All The President's Men gets the balance absolutely pitch-perfect between the facts and the drama. Robert Redford, who also produced the film, insisted that everything that played out on screen was factually accurate, to the point of liaising between screenwriter William Goldman and the real-life journalists Bob Woodward and Carl Bernstein to ensure that every detail was correct. Those of us who are knowledgeable about Nixon and Watergate can watch the film and admire how well all the pieces fit together and all the facts are checked, while those less familiar will soak up all the information, admiring the work of the journalists and the screenwriter, who conveys all the twists, turns and dead ends.Being this factually accurate pays off in dramatic terms for two reasons. Firstly, it means that the film's political stance, if it has one, is not so blatantly obvious that it weighs the action down, as with Redford's Lions for Lambs. But more importantly, it demonstrates that the filmmakers have confidence in the material, believing the truth to be so extraordinary in its own right that to dress it up in Hollywood convention or other such artifice would do the audience a great disservice.Because the film is so relentlessly focussed on the story, the audience become like junior reporters following Woodward and Bernstein around, desperately trying to keep up and learn on the job. Like real-life journalists we are receiving information from a range of sources with varying degrees of reliability, to the point at which we almost feel the need to take notes. The dialogue is rattled off at a pace which makes even The Social Network look choreographed and considered.Unlike so many contemporary thrillers, All The President's Men manages to be so completely understated, keeping a lid on things and building tension throughout its running time. All of the big revelations come out through small tics in the dialogue; there are no great swathes of exposition to remind the audience what has happened so far. It takes us two hours to get to Deep Throat finally telling Woodward what he wants to hear in the car park; like Woodward, we have had to earn this information through patience and perseverance.The sense of tension created by the revelation of events and the pressure on the characters means that the film has no real need for action set-pieces or choreographed thrills. The closest things approaching action sequences are little pops of paranoia surrounding Woodward in the last hour - the disturbance in the car park, or the two journalists typing out their conversations for fear that they are being bugged. That's not to say that set-pieces in themselves are a bad thing, or a sign of dumbing-down in Hollywood movie-making. But All The President's Men simply doesn't need them - it does things the hard way, which turns out to be the smart way and the right way.It would be very easy to praise this film on purely nostalgic grounds, coming from a time when thrillers didn't have to end with explosions, and when there was 'proper' investigative journalism instead of commercially-minded, celebrity-saturated hearsay. But the makers of All The President's Men would not accept this rose-tinted view of journalism, and the film specifically warns not to take such days for granted. Long before Rupert Murdoch's empire-building, the conflict between money and the truth was present, and crucially the truth didn't always win hands down.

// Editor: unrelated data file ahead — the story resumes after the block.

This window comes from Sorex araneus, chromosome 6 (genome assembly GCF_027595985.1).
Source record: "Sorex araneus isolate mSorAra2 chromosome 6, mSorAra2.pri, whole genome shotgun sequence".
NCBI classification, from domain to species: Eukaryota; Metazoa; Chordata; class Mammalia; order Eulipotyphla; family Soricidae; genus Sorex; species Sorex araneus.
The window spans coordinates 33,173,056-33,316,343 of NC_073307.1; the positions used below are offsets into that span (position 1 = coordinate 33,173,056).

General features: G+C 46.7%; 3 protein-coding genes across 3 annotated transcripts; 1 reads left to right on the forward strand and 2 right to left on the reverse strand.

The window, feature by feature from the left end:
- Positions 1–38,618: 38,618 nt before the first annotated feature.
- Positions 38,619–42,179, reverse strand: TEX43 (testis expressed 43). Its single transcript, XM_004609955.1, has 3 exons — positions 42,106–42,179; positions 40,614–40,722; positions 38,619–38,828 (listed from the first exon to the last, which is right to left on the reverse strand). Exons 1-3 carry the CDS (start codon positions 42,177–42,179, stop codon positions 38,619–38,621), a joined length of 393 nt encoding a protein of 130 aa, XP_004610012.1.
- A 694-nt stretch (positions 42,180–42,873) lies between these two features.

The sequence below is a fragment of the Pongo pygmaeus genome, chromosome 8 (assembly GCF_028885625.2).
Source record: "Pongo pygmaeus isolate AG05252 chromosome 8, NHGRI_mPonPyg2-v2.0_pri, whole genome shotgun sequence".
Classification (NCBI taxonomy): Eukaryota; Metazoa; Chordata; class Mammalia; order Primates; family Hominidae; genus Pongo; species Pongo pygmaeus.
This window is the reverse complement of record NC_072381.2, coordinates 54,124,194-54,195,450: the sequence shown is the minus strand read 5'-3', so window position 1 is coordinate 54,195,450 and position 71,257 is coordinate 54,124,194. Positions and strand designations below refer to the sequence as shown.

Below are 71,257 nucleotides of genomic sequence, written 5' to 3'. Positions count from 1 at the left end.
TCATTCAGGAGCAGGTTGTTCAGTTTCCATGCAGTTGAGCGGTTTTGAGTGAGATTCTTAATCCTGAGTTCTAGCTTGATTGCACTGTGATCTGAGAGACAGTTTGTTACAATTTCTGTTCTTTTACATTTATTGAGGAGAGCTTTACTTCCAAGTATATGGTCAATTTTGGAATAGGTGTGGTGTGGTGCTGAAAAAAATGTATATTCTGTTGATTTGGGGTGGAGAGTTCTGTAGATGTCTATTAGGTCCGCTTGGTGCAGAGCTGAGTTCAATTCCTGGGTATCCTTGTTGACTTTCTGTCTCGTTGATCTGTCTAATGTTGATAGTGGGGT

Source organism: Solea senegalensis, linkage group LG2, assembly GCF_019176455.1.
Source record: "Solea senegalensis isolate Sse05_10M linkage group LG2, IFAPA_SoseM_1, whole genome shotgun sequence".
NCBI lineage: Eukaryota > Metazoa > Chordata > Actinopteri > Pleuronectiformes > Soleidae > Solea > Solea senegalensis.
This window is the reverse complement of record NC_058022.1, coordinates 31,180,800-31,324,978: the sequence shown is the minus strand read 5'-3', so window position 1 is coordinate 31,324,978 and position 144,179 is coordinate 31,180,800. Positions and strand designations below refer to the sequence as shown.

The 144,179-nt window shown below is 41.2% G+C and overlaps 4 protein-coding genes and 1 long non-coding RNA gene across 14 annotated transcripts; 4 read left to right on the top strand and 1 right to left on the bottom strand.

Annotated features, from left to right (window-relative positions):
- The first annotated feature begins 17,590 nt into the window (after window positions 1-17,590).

There are several arguments in the film about the freedom of the press and its independence from the state and government. This conflict is present in the initial disagreements between Woodward and Bernstein which govern their different styles of reporting. Woodward is the newcomer who believes in facts above everything else; he types up his article, only for Bernstein, the seasoned hack who likes something with flair, to polish it behind his back.